Hashimoto’s is one of the most common disorders of the thyroid gland. It is an autoimmune disorder, which means that it is caused by our own immune systems attacking the tissue of the thyroid gland. This causes the thyroid gland to produce less hormones over time, resulting in hypothyroidism. Hashimoto’s is often genetic, so other family members may have the same condition. It most frequently is diagnosed in middle-aged women; however, it can occur across all ages and genders.
The Thyroid Gland
The thyroid is a small organ, shaped like a butterfly, that sits at the bottom of the neck below the thyroid cartilage (Adam’s apple). The thyroid gland is involved in many body functions including metabolism and body weight, respiratory rate, heart rate, digestion, menstrual cycles, body temperature, and cholesterol. The thyroid is controlled by the pituitary gland, which signals to the thyroid gland to indicate how much thyroid hormone should be released.
In Hashimoto’s, the pituitary gland is signaling for more thyroid hormones to be released, but the thyroid is not able to release more hormones. When there is not enough thyroid hormone, people experience weight gain, fatigue, cold intolerance, constipation, poor concentration, and trouble sleeping. It is easily diagnosed with a blood test and it is treated with thyroid replacement medication, which your doctor will prescribe.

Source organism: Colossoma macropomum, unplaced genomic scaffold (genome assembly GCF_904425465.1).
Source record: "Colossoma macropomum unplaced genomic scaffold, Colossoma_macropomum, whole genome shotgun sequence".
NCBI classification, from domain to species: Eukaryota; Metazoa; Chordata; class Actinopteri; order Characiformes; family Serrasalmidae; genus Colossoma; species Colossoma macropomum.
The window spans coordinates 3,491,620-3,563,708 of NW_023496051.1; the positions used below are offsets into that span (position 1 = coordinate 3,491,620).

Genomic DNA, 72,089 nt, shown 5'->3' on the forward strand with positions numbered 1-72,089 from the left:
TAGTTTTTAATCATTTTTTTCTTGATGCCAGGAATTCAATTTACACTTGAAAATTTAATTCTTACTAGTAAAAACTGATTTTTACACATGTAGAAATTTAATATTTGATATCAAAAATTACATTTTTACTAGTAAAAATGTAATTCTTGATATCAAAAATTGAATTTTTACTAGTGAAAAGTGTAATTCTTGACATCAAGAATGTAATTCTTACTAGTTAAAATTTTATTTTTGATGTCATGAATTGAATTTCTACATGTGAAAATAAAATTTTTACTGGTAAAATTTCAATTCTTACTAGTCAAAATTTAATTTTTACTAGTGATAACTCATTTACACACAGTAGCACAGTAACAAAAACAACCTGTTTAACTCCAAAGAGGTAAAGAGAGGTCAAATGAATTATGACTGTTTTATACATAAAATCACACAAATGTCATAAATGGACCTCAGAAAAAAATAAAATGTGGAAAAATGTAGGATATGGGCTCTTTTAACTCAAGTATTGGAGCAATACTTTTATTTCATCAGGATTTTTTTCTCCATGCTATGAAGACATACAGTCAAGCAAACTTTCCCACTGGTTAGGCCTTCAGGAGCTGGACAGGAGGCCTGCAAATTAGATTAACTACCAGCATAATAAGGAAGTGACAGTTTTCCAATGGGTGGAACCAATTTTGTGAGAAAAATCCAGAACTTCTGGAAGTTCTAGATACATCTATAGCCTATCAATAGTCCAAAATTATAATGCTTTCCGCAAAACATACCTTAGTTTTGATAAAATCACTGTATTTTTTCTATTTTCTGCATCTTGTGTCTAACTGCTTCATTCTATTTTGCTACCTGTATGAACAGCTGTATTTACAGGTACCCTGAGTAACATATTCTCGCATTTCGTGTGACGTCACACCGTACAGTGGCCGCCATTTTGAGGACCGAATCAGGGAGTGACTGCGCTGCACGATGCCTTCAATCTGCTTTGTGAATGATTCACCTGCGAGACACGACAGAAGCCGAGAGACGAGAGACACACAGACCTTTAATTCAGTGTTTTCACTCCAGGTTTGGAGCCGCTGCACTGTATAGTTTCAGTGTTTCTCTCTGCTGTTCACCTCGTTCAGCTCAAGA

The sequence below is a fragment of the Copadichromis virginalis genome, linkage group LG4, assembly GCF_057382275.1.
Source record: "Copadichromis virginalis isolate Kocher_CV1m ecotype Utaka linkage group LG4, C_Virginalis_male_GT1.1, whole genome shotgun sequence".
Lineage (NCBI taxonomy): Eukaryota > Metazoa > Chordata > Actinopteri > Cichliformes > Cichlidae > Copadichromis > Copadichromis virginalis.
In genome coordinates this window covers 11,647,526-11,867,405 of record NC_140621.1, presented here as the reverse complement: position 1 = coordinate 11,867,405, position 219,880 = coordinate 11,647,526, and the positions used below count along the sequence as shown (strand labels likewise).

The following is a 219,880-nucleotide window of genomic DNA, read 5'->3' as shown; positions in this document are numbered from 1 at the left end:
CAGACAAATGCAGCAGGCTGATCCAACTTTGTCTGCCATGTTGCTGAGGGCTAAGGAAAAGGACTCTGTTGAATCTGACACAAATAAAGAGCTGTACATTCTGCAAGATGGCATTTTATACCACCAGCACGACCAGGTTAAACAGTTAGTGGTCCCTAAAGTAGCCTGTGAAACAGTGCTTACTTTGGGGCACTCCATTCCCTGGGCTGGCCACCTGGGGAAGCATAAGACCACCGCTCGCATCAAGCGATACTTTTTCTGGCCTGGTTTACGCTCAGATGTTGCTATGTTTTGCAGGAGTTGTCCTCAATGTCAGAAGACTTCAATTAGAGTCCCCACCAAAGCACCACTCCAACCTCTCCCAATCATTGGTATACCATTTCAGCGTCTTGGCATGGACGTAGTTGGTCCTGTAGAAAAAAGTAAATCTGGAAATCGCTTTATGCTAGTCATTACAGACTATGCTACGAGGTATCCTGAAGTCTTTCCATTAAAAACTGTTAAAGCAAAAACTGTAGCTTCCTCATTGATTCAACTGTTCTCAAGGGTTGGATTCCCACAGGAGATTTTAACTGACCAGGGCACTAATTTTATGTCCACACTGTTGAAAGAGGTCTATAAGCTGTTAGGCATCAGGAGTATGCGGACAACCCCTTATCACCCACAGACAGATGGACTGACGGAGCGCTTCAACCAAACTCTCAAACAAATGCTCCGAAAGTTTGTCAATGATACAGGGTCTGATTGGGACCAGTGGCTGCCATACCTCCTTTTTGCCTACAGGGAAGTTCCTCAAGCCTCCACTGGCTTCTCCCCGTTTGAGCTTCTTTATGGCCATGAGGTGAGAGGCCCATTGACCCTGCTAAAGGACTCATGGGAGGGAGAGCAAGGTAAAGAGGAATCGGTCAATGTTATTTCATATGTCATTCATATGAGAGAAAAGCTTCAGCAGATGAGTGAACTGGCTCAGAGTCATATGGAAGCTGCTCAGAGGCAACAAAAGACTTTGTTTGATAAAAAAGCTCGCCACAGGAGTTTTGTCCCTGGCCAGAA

Nutrition cannot treat Hashimoto’s, but it can help with symptom management. Since hypothyroidism can cause people to have elevated cholesterol, following a heart-healthy diet including lean proteins, fruits, vegetables, and whole grains is recommended. Generally, eating small, frequent meals with adequate fiber and protein is beneficial.
There is no short supply of nutrition advice for Hashimoto’s available online, most of which indicates that people should remove certain foods to improve or even cure their hypothyroidism. There is little to no evidence that removing these foods from your diet will improve Hashimoto’s symptoms and none to indicate that any nutrition changes are curative.
If you have Hashimoto’s Thyroiditis, please contact us at 410-370-0415 to learn how a Nourish dietitian can help you manage your symptoms.